How a change in thinking can stop 82% of data breaches

Updated: March 23, 2023, according to the ISO 27001 2022 revision.

According to Experian 2023 Second Annual Data Breach Industry Forecast, the largest number of data security breaches are happening because of human error and malicious insiders: “… 82% of data breaches involved a human element. It comes as no surprise as cybercriminals have unleashed an onslaught of phishing emails. They deployed new technology to target employees, gain access to their credentials, and infiltrate systems.” The research also adds that there are about 700,000 unfilled cybersecurity roles in the private sector.

This means that the shortage in cybersecurity professionals requires an alternative approach to solve the main cause of incidents: employee behavior.

To reduce security breaches, besides investing in technology, an organization must set the right processes and properly manage its people. ISO 27001 provides a clue on how to connect all these three elements.

The organizational approach to reduce security incidents

So, how do you approach this problem with employees? ISO 27001, the leading information security standard, offers a less attractive, yet much more effective approach to this problem: (1) strictly defining the security processes, and (2) investing in security training & awareness.

The security experts who developed this standard long ago realized that the technology itself cannot resolve the organizational and the people issues: technology is only a tool; it is only a part of the wider picture. Or, to view this issue from the management theory point of view, the organization is basically a mixture of three essential elements: people, processes, and technology.

Essential elements of an organization: people, processes, and technology


Therefore, to resolve the security problems, besides investing in technology, an organization must set the right processes and then manage the people in the proper way. Let’s see how it’s done according to ISO 27001.

Setting the security processes

The first step when setting up the security processes (that is, how the security is organized) is to perform the risk assessment – such an analysis will tell you which potential incidents can happen, and which kind of safeguards are needed to prevent or reduce such incidents. (To learn more about this concept, see this article: The basic logic of ISO 27001: How does information security work?)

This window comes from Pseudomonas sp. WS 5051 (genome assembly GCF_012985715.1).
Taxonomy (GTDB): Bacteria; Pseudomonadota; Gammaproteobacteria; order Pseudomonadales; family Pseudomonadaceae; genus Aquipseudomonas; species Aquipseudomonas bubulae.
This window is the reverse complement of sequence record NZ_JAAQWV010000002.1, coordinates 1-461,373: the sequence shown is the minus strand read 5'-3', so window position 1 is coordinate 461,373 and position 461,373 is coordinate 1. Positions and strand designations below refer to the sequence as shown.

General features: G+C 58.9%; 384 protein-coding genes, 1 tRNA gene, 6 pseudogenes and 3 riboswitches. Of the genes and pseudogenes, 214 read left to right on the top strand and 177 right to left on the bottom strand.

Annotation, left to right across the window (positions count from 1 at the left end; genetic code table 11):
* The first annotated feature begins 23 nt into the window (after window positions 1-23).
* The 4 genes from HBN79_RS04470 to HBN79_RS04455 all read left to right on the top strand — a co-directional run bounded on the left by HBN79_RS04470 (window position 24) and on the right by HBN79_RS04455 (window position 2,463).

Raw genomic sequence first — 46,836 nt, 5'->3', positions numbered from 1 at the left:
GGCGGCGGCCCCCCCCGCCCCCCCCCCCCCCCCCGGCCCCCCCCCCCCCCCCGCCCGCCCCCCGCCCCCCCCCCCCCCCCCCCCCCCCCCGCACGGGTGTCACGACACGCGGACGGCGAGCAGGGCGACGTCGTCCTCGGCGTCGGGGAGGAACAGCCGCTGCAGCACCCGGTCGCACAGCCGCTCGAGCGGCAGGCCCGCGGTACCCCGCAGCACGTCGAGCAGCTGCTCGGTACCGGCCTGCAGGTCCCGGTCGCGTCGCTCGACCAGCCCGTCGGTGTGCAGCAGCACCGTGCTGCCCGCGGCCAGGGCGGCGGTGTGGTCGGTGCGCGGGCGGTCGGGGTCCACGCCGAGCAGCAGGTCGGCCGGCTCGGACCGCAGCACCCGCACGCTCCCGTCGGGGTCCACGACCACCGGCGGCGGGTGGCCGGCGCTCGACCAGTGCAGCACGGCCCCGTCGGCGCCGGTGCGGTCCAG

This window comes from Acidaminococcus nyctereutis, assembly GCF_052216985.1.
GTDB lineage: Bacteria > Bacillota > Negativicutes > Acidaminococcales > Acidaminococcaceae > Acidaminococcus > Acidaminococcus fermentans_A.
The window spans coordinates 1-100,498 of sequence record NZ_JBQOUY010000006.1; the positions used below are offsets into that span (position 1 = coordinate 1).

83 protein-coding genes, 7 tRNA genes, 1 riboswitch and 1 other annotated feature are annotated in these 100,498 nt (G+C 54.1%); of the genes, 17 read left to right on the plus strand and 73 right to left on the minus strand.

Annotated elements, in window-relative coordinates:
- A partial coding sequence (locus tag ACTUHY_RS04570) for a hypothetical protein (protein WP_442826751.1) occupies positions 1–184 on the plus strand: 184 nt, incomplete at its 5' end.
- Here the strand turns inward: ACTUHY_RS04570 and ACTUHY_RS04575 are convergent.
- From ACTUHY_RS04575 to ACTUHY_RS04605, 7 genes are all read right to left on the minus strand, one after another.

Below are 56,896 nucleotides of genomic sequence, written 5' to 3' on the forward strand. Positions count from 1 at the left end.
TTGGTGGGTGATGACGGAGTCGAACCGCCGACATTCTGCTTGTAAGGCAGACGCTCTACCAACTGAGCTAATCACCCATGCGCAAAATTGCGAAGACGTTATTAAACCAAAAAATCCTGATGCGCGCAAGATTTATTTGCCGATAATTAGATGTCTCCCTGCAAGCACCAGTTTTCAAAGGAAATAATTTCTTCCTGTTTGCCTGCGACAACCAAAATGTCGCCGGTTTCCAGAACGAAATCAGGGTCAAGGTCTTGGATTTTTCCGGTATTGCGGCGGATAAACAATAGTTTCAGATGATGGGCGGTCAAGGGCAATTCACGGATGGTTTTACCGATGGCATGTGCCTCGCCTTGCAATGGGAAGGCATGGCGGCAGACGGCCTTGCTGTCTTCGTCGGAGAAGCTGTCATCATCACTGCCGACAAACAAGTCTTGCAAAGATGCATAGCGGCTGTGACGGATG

For instance, you might identify the risk of losing your data due to inadequate backup – however, it might turn out that you already do have the backup software, but it is not clear who has to configure it (lack of procedure), and/or the employees don’t know how to use it (lack of training).

ISO 27001 suggests 93 safeguards (or controls), which are arranged into these four sections:

  • Organizational controls (Annex A section A.5 – 37 controls) are implemented by defining the rules to be followed, as well as expected behavior from users, equipment, software, and systems. E.g., Access Control Policy, BYOD Policy, etc.
  • People controls (Annex A section A.6 – 8 controls) are implemented by providing knowledge, education, skills, or experience to enable persons to perform their activities in a secure way. E.g., ISO 27001 awareness training, ISO 27001 internal auditor training, etc.
  • Physical controls (Annex A section A.7 – 14 controls) are primarily implemented by using equipment or devices that have a physical interaction with people and objects. E.g., CCTV cameras, alarm systems, locks, etc.
  • Technological controls (Annex A section A.8 – 34 controls) are primarily implemented in information systems, using software, hardware, and firmware components added to the system. E.g., backup, antivirus software, etc.